Monday, May 10, 2010
The Library and Information Science Research Coalition conference ‘Evidence, Value and Impact: the LIS Research Landscape in 2010’ takes place on Monday 28th June at the British Library Conference Centre. This event’s topics include: the diversity of LIS research opportunities, research funding sources, potential research collaborators, means of increasing the relevance of research efforts, avenues for publication of research output, research development opportunities for individuals and groups and techniques for integrating research activities into everyday work practice. The conference’s website is accessible here.
Saturday, May 08, 2010
Today morning I ran a workshop for a group of students from various disciplines, about the basic hints to write a thesis. The workshop was held as part of the LIS activities in conjunction with the Tehran International Book Fair. Two brief reports of the workshop are accessible on IBNA and LISNA. Moreover, the PowerPoint file and the workshop handout will be freely available on ILISA website soon. However, if you need these files before that time, please email me.
I wrote a column in IBNA about the similarities between sport and study (reading). I think there are at least 20 resemblances between these two activities. To read the note, please follow this link.
Thursday, May 06, 2010
7th International Conference on Preservation of Digital Objects will be held in September 19 - 24, 2010, in Vienna. The topics of interest include: Theoretical, Formal and Conceptual Models of Information and Preservation, Trusted Repositories: Risk Analysis, Planning, Audit and Certification, Scalability and Automation, Metadata Issues for Preservation Processes, Business Models and Cost Estimation, Personal Archiving, Innovation in Digital Preservation: Novel Approaches and Scenarios, Training and Education, Domain-specific Challenges, Governmental & Medical Records, and Case Studies and Best Practice Reports.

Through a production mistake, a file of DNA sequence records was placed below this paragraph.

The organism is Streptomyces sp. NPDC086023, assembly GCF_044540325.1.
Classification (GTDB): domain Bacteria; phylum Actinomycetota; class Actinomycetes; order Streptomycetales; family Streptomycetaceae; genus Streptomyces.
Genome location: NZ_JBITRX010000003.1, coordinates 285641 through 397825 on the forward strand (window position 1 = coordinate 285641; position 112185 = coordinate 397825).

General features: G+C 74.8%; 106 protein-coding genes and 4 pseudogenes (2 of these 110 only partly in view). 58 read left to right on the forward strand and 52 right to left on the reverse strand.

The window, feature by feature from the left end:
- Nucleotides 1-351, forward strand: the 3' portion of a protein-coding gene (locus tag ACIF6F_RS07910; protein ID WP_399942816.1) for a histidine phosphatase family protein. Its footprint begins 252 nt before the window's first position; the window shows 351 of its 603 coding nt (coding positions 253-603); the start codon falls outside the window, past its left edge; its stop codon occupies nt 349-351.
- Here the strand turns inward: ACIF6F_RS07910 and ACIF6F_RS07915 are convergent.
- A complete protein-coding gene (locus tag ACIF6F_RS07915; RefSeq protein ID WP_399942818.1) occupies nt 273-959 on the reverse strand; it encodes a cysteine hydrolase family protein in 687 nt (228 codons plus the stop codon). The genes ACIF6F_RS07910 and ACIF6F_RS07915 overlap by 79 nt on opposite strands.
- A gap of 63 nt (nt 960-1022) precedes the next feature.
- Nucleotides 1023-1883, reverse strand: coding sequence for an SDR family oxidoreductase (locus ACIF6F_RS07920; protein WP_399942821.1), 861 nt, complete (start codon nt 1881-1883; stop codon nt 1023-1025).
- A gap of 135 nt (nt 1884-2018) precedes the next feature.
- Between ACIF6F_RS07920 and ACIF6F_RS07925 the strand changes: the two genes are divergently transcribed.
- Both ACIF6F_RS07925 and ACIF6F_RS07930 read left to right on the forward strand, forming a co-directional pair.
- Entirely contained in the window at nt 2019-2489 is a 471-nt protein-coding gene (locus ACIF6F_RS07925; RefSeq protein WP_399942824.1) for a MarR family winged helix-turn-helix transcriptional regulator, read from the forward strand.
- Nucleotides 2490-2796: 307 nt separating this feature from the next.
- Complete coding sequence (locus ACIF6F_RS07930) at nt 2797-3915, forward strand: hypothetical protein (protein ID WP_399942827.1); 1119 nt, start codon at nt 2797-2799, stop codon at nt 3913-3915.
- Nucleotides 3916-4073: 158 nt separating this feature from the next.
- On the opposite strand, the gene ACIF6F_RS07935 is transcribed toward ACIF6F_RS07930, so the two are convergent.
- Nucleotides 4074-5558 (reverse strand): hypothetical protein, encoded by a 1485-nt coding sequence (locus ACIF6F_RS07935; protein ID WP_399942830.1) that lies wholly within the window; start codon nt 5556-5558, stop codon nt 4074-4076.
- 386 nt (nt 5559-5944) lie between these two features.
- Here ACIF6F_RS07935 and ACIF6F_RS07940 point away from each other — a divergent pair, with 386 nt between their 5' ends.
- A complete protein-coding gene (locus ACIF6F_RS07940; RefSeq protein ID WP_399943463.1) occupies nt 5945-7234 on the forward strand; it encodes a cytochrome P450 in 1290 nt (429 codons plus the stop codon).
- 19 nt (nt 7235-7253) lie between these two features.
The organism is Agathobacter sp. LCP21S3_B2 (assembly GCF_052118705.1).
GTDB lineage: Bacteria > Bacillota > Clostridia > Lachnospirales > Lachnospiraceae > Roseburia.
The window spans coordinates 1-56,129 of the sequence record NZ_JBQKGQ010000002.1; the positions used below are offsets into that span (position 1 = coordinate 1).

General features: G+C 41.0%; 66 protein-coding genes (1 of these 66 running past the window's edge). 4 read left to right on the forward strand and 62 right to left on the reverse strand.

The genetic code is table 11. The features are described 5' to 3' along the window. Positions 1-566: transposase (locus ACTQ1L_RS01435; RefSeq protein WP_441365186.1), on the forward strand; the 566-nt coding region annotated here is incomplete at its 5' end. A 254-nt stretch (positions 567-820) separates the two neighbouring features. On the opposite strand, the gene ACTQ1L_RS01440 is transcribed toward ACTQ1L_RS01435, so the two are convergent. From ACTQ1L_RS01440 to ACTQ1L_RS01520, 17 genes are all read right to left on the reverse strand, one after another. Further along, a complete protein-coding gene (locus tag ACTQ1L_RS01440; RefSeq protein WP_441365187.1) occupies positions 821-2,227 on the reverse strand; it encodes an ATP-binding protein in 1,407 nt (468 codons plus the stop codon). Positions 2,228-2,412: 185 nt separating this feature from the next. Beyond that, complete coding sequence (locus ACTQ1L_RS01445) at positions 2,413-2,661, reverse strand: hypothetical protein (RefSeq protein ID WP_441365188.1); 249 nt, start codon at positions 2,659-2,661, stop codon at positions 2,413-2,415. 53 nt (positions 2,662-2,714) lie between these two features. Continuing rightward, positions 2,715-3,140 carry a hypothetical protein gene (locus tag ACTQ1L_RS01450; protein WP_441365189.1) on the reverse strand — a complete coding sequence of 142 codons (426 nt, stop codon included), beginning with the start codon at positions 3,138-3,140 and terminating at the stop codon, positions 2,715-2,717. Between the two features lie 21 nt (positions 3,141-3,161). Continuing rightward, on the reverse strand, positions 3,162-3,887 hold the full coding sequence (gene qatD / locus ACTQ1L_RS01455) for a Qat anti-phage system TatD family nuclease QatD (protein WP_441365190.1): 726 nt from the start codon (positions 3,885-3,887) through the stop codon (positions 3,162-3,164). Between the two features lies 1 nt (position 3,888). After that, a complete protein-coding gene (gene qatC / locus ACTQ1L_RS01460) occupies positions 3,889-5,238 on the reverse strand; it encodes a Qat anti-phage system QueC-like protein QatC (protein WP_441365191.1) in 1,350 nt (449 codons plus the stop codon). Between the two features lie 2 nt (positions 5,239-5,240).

The Journal of Education for Library and Information Science (JELIS) published its volume 51, number 2. This issue's Research Articles include: Communities of Practice for Blended Learning: Toward an Integrated Model, Innovative Services Improvised During Disasters: Evidence-Based Education Modules to Prepare Students and Practitioners for Shifts in Community Information Needs, Social Networking Websites: An Exploratory Study of Student Peer Socializing in an Online LIS Program, Job Advertisements for Recent Graduates: Advising, Curriculum, and Job-seeking Implications.
Yesterday I was the co-ordinator of a panel, as part of LIS activities in conjunction with the Tehran International Book Fair. In this panel we talked about “Implications of Mixed Methods in LIS Research”. The transcription of this discussion will be published soon.
Sunday, May 02, 2010
“Next Generation Search Engines: Advanced Models for Information Retrieval” is a book which will be written by a group of Information Retrieval experts and aims to explore the fields of advanced computer and information sciences for a better access to the online resources on the Web. According to this Call for Chapter, the topics include: Semantic Web, generation of large-scale search engine index, video, audio and graphics indexing, query user interface: controlled natural languages, natural language query, multilingual search, Index Data Structures, Multi-sources and multi-formats indexation, emergence of new axis in the next generation of search engines: real-time search, local search, GPS sensitive search, mobile search, search in the cloud, and other related topics.